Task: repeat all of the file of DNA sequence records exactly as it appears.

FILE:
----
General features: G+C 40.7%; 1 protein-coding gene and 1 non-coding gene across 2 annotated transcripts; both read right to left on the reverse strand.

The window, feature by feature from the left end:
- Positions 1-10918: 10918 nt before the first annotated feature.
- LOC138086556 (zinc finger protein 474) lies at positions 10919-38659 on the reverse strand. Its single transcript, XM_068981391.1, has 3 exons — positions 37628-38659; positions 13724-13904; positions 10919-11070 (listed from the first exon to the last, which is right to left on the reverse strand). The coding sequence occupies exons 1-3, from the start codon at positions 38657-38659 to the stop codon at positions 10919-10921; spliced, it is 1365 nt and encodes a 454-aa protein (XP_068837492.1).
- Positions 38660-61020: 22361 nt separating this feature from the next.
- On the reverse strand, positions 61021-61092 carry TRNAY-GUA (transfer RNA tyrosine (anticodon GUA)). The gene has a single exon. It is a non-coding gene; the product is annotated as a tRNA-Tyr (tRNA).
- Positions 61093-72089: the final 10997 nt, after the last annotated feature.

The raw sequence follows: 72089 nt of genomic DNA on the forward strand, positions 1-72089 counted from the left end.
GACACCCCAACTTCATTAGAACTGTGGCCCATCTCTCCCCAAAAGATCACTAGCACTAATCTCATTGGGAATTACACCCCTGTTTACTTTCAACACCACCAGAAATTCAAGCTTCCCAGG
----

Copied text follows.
General features: G+C 40.7%; 1 protein-coding gene and 1 non-coding gene across 2 annotated transcripts; both read right to left on the reverse strand.

The window, feature by feature from the left end:
- Positions 1-10918: 10918 nt before the first annotated feature.
- LOC138086556 (zinc finger protein 474) lies at positions 10919-38659 on the reverse strand. Its single transcript, XM_068981391.1, has 3 exons — positions 37628-38659; positions 13724-13904; positions 10919-11070 (listed from the first exon to the last, which is right to left on the reverse strand). The coding sequence occupies exons 1-3, from the start codon at positions 38657-38659 to the stop codon at positions 10919-10921; spliced, it is 1365 nt and encodes a 454-aa protein (XP_068837492.1).
- Positions 38660-61020: 22361 nt separating this feature from the next.
- On the reverse strand, positions 61021-61092 carry TRNAY-GUA (transfer RNA tyrosine (anticodon GUA)). The gene has a single exon. It is a non-coding gene; the product is annotated as a tRNA-Tyr (tRNA).
- Positions 61093-72089: the final 10997 nt, after the last annotated feature.

The raw sequence follows: 72089 nt of genomic DNA on the forward strand, positions 1-72089 counted from the left end.
GACACCCCAACTTCATTAGAACTGTGGCCCATCTCTCCCCAAAAGATCACTAGCACTAATCTCATTGGGAATTACACCCCTGTTTACTTTCAACACCACCAGAAATTCAAGCTTCCCAGG